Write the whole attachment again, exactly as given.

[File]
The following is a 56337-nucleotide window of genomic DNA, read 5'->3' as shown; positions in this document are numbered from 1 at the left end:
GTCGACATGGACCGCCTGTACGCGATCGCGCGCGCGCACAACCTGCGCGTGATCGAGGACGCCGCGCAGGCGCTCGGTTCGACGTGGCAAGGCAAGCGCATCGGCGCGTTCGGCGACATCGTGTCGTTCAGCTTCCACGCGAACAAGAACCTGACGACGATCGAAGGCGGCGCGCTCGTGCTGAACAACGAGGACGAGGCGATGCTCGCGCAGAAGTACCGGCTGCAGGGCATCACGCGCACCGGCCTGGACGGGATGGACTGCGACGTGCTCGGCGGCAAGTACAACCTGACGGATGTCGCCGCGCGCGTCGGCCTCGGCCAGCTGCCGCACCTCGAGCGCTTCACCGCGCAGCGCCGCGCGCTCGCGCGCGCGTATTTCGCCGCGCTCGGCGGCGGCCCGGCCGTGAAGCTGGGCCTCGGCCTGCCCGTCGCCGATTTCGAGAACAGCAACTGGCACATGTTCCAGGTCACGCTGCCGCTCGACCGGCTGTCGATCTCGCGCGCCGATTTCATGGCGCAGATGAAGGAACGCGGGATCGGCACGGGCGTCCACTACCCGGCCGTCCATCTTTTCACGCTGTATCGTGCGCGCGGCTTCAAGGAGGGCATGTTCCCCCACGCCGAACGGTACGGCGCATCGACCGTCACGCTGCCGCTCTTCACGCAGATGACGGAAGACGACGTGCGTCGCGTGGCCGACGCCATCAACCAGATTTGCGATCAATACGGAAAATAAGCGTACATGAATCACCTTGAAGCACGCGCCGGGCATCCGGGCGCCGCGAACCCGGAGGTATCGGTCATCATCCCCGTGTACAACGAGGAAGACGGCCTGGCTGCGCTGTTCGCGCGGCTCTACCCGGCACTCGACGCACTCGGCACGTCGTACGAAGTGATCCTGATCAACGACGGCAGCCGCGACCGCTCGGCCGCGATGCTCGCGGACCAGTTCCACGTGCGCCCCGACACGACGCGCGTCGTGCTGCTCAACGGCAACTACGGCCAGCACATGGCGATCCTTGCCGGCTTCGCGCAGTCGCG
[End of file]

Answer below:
The following is a 56337-nucleotide window of genomic DNA, read 5'->3' as shown; positions in this document are numbered from 1 at the left end:
GTCGACATGGACCGCCTGTACGCGATCGCGCGCGCGCACAACCTGCGCGTGATCGAGGACGCCGCGCAGGCGCTCGGTTCGACGTGGCAAGGCAAGCGCATCGGCGCGTTCGGCGACATCGTGTCGTTCAGCTTCCACGCGAACAAGAACCTGACGACGATCGAAGGCGGCGCGCTCGTGCTGAACAACGAGGACGAGGCGATGCTCGCGCAGAAGTACCGGCTGCAGGGCATCACGCGCACCGGCCTGGACGGGATGGACTGCGACGTGCTCGGCGGCAAGTACAACCTGACGGATGTCGCCGCGCGCGTCGGCCTCGGCCAGCTGCCGCACCTCGAGCGCTTCACCGCGCAGCGCCGCGCGCTCGCGCGCGCGTATTTCGCCGCGCTCGGCGGCGGCCCGGCCGTGAAGCTGGGCCTCGGCCTGCCCGTCGCCGATTTCGAGAACAGCAACTGGCACATGTTCCAGGTCACGCTGCCGCTCGACCGGCTGTCGATCTCGCGCGCCGATTTCATGGCGCAGATGAAGGAACGCGGGATCGGCACGGGCGTCCACTACCCGGCCGTCCATCTTTTCACGCTGTATCGTGCGCGCGGCTTCAAGGAGGGCATGTTCCCCCACGCCGAACGGTACGGCGCATCGACCGTCACGCTGCCGCTCTTCACGCAGATGACGGAAGACGACGTGCGTCGCGTGGCCGACGCCATCAACCAGATTTGCGATCAATACGGAAAATAAGCGTACATGAATCACCTTGAAGCACGCGCCGGGCATCCGGGCGCCGCGAACCCGGAGGTATCGGTCATCATCCCCGTGTACAACGAGGAAGACGGCCTGGCTGCGCTGTTCGCGCGGCTCTACCCGGCACTCGACGCACTCGGCACGTCGTACGAAGTGATCCTGATCAACGACGGCAGCCGCGACCGCTCGGCCGCGATGCTCGCGGACCAGTTCCACGTGCGCCCCGACACGACGCGCGTCGTGCTGCTCAACGGCAACTACGGCCAGCACATGGCGATCCTTGCCGGCTTCGCGCAGTCGCG